Brexit is a British decision.
It means that Britain is seeking to withdraw from a contract it made with the other EU members, on the basis of which those countries opened their markets to British business, in a way it was not opened to other countries. That was the deal.
In business, if one unilaterally withdraws from a contract, one does not normally expect to continue to enjoy all the benefits of the contract, afterwards. One expects to have to make good some of the losses incurred by the other party.
But that is not how British public opinion sees Brexit. It IS how it is seen by the 27 partners of the UK in the EU.
This difference in perspective is at the root of the difficulties in the present negotiation.
The EU has developed, and maintained, an integrated Single Market for business because it has a single unified system for making, interpreting and enforcing a single set of rules.
The Single Market is deepening all the time and new fields of business are being made the subject of common rules, thereby opening new markets. This will not stop when the UK leaves.
Common rules are what keeps the EU together.
They derive from the EU Treaties, which is like a written constitution. It is difficult to amend. The UK, in contrast, has no written constitution, and there is no similar constraint on the UK Parliament.
So UK often looks at problems purely politically, while the EU has first to look at them legally. This causes misunderstandings. UK Ministers sometimes think that a political understanding with France and Germany will be enough to overcome its problems with the Commission, but that is not the way the EU works. France and Germany, and the Commission, are all subject to a common set of rules. This rule based system protects smaller countries and has been the secret of the EU’s success.
The recent Chequers decision by the UK Cabinet says the UK will keep to the common EU rules for goods, but goes on to say that the
“UK Parliament would still have a lock on incorporating these rules in the UK legal order by not passing the relevant legislation”.
This is giving with one hand, and taking away with the other.
So, even if the UK and EU standards were the same at the outset, they could diverge substantially, depending on the vagaries of British politics. Ultimately the UK Parliament can do what it likes.
The UK will not be part of the EU legal order. This builds uncertainty into the proposed arrangement, and is bad for business.
This let out clause means that border controls might not be there at the outset, but might have to be reintroduced.
This is a critical issue for Ireland, where the reintroduction of border controls on the 300 mile boundary would be both provocative and impractical.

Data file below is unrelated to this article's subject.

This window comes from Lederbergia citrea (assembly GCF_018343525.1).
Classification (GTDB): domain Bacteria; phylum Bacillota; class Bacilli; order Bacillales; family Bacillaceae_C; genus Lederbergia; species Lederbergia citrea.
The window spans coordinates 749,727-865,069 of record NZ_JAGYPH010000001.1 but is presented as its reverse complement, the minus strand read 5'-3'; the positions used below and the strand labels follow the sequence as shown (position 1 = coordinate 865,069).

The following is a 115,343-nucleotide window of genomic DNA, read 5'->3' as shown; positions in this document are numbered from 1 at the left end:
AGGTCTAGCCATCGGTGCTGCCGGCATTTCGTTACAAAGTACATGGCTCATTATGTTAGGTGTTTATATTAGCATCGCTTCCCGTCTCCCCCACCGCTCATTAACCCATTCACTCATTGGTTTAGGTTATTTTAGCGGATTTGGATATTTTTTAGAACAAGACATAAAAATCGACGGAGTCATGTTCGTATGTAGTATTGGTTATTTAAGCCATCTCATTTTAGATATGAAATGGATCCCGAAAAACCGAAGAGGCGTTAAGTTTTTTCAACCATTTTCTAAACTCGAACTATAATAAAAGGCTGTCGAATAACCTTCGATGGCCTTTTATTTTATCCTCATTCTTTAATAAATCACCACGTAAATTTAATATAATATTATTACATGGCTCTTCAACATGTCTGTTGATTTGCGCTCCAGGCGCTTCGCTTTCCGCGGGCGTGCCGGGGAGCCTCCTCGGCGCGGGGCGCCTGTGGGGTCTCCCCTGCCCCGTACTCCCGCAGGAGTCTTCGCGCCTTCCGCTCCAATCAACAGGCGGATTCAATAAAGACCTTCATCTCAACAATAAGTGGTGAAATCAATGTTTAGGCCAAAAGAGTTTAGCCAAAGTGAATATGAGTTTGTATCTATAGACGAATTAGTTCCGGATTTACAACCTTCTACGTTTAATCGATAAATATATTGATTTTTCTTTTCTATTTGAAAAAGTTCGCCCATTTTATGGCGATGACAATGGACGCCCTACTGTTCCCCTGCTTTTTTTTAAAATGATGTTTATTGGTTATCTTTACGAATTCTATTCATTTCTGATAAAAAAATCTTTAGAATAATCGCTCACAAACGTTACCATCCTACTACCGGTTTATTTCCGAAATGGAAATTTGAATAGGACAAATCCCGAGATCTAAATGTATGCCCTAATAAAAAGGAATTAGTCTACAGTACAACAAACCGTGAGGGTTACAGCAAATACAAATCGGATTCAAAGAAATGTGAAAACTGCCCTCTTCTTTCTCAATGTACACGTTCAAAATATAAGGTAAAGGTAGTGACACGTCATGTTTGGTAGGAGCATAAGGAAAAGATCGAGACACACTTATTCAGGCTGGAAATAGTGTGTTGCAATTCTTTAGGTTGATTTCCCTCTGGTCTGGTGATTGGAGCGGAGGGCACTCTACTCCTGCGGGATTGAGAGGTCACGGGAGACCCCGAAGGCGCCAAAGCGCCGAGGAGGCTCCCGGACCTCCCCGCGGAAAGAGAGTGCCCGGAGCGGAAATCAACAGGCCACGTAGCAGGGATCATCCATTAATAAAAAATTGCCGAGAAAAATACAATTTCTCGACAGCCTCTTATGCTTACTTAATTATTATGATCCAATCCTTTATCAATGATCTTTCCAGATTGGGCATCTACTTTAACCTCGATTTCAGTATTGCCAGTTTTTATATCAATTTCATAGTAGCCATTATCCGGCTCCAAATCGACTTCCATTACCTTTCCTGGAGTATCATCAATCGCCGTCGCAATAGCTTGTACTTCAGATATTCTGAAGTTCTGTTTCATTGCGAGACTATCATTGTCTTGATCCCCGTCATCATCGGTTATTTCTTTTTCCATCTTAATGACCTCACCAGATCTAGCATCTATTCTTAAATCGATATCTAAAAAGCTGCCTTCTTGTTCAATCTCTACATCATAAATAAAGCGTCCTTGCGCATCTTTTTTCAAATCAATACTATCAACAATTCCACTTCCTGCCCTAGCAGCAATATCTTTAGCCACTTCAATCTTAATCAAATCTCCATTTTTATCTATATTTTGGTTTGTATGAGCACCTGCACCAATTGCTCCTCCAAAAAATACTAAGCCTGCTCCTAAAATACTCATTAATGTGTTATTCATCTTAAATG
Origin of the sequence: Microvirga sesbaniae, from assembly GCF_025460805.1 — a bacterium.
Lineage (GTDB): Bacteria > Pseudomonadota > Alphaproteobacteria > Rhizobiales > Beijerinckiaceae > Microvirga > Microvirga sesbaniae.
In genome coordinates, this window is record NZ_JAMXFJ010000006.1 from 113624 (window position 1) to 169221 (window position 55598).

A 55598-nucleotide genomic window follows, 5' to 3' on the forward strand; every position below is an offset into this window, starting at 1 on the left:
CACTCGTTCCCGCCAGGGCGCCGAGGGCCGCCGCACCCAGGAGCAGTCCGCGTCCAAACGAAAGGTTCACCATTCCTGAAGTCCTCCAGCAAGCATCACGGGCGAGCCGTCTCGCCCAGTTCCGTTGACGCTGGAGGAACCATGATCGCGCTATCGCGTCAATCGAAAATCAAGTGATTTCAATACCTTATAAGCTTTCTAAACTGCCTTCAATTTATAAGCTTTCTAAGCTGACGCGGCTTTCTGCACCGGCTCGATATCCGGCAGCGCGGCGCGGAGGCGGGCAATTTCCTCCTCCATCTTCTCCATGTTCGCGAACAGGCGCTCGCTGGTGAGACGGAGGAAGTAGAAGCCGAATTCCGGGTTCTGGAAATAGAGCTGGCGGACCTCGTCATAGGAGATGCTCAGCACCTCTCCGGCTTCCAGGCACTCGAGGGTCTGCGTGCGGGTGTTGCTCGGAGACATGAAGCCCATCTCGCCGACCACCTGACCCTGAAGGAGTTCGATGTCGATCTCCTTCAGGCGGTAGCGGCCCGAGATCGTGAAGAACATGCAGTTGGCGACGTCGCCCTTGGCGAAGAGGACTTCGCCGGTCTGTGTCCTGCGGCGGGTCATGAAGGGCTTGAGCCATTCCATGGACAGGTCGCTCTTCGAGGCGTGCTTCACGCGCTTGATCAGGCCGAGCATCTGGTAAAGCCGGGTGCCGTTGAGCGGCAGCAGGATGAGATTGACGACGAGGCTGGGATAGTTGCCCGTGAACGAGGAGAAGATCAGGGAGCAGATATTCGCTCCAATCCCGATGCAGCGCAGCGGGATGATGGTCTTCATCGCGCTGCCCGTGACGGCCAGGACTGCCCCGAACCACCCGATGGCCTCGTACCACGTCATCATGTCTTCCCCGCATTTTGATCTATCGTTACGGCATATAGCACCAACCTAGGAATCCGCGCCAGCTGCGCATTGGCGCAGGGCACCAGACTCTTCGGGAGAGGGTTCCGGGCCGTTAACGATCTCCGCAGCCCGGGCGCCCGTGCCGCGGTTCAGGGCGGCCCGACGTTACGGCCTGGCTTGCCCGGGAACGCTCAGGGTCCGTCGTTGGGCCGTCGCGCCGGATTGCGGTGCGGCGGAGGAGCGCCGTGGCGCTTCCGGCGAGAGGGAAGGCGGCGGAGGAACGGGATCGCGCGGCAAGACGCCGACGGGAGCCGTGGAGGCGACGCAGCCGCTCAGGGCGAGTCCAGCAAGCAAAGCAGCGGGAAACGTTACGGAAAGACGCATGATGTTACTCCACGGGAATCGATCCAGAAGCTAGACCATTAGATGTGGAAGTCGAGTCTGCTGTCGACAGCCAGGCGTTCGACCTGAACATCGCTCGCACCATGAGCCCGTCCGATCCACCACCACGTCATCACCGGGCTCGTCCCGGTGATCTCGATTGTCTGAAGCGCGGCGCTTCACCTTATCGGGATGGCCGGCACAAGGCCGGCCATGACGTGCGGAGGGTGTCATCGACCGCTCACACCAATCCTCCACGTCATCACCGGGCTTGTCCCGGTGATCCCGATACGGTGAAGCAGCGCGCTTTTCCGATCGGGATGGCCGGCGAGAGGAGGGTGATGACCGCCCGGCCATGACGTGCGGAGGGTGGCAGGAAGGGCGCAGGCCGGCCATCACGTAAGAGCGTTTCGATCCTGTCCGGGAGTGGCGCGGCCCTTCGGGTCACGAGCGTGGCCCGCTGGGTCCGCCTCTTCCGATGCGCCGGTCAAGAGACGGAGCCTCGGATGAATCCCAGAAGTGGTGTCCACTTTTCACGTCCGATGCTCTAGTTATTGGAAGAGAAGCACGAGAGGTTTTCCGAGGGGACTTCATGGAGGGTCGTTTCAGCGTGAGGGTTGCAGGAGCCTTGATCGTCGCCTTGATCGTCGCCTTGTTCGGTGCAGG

That is why the EU wants the Northern Ireland issue agreed before the UK leaves the EU.
The UK wants to take back control, but EU needs to have control too. This point is not always understood in London.
The EU is 27 countries, and all their Parliaments will have accepted any eventual trade deal with the UK. This makes the sort of” flexibility”, the UK says it would like, difficult to obtain. Getting unanimous agreement of all EU Parliaments to a future EU trade deal with the UK will not be easy.
That was illustrated by the difficulties in ratifying recent Agreements with Ukraine and Canada, when extraneous domestic issues were used in Belgium and the Netherlands to delay ratification.
If the Commission wants a deal with the UK that will pass in all 27 Parliaments, it will have to exercise great care.
Patience will be required. Sound bites will not always be a help.
But before we even get down to detail on trade, there will have to be a Withdrawal Agreement.
80% of the text of the Withdrawal Agreement is already agreed, but 20% remains to be settled. Among the issues that are not settled is the
“backstop” to prevent a hard border in Ireland.
Here the EU has put forward the proposal that
“Northern Ireland remains in a common regulatory area for goods and customs with the rest of the EU”.
It has said it is ready to improve the text of this proposal, if the UK has suggestions to make. But such suggestions need to be within the parameters of what the EU has proposed.
This is difficult for the UK for various technical and political reasons, not least because England and Wales, but not Northern Ireland, voted in the Referendum to leave the EU’s common regulatory area.
Opinion on this in the UK is changing, but only very slowly.
The implications of a hard Brexit are only now being contemplated by most of the people who voted Leave in 2016.
In 2016, these people saw Brexit as an emotional assertion of national identity, rather than as a concrete proposal that would change their lives and livelihoods irrevocably.
I believe UK public opinion needs more time to consider if Brexit is really the best way to express their national identity, and more time to fix some of the inequities in British society that prompted people to vote Leave in 2016.
That why I have argued, in an earlier column in this paper, that the period of negotiation under Article 50 should be extended.
This could happen if the UK asked for it, but asking for it would require both immense courage on the part of the UK government, and a constructive response from the UK opposition.
It is hard to see evidence of either yet, but they could emerge if there is a crisis.